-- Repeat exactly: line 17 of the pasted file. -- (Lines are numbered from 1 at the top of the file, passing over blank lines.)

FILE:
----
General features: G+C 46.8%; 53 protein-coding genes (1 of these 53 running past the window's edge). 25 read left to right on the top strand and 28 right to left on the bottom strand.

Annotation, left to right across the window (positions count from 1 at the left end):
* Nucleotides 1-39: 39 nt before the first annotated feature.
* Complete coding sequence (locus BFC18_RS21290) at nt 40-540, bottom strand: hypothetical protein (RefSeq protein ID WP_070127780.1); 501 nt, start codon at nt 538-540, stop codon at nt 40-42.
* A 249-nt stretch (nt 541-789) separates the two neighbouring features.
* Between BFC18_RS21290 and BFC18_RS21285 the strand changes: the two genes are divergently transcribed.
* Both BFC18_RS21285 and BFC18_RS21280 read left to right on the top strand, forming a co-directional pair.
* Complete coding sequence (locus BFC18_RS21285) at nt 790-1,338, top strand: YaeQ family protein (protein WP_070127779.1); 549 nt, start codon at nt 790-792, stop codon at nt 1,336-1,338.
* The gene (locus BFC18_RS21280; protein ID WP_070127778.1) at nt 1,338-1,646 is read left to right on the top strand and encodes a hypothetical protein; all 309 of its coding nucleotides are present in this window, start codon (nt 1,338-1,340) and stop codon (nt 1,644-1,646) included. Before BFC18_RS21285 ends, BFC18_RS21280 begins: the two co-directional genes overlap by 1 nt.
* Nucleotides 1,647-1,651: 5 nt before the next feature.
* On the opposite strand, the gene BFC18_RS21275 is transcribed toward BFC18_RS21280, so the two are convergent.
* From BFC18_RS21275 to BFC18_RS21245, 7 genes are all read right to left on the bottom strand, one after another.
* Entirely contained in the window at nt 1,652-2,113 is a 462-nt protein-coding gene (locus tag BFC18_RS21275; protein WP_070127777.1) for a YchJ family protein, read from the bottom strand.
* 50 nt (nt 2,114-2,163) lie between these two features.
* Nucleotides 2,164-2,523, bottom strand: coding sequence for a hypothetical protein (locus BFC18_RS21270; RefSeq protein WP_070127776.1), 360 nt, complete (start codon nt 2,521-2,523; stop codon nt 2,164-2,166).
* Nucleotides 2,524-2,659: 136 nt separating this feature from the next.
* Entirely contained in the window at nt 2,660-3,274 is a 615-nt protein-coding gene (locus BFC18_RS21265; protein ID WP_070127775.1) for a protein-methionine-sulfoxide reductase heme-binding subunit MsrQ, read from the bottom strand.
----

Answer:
* Entirely contained in the window at nt 2,660-3,274 is a 615-nt protein-coding gene (locus BFC18_RS21265; protein ID WP_070127775.1) for a protein-methionine-sulfoxide reductase heme-binding subunit MsrQ, read from the bottom strand.